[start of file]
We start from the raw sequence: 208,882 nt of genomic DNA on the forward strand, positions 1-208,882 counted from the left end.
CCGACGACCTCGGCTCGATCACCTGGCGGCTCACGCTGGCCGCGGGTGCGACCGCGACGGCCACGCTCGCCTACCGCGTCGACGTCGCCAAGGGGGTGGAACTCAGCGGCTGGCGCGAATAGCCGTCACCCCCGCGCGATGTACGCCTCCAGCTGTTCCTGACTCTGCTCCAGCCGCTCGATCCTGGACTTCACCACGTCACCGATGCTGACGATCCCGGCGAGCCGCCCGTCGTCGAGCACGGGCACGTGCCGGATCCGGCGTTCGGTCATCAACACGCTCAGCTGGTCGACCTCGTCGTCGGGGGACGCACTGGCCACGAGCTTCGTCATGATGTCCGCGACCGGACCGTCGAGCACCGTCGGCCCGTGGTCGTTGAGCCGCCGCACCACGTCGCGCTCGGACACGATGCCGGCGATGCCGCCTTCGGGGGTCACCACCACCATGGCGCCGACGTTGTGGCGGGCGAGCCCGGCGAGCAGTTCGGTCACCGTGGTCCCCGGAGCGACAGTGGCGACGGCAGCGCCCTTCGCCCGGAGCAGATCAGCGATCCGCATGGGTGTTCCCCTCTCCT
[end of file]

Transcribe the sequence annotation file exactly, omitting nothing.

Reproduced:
We start from the raw sequence: 208,882 nt of genomic DNA on the forward strand, positions 1-208,882 counted from the left end.
CCGACGACCTCGGCTCGATCACCTGGCGGCTCACGCTGGCCGCGGGTGCGACCGCGACGGCCACGCTCGCCTACCGCGTCGACGTCGCCAAGGGGGTGGAACTCAGCGGCTGGCGCGAATAGCCGTCACCCCCGCGCGATGTACGCCTCCAGCTGTTCCTGACTCTGCTCCAGCCGCTCGATCCTGGACTTCACCACGTCACCGATGCTGACGATCCCGGCGAGCCGCCCGTCGTCGAGCACGGGCACGTGCCGGATCCGGCGTTCGGTCATCAACACGCTCAGCTGGTCGACCTCGTCGTCGGGGGACGCACTGGCCACGAGCTTCGTCATGATGTCCGCGACCGGACCGTCGAGCACCGTCGGCCCGTGGTCGTTGAGCCGCCGCACCACGTCGCGCTCGGACACGATGCCGGCGATGCCGCCTTCGGGGGTCACCACCACCATGGCGCCGACGTTGTGGCGGGCGAGCCCGGCGAGCAGTTCGGTCACCGTGGTCCCCGGAGCGACAGTGGCGACGGCAGCGCCCTTCGCCCGGAGCAGATCAGCGATCCGCATGGGTGTTCCCCTCTCCT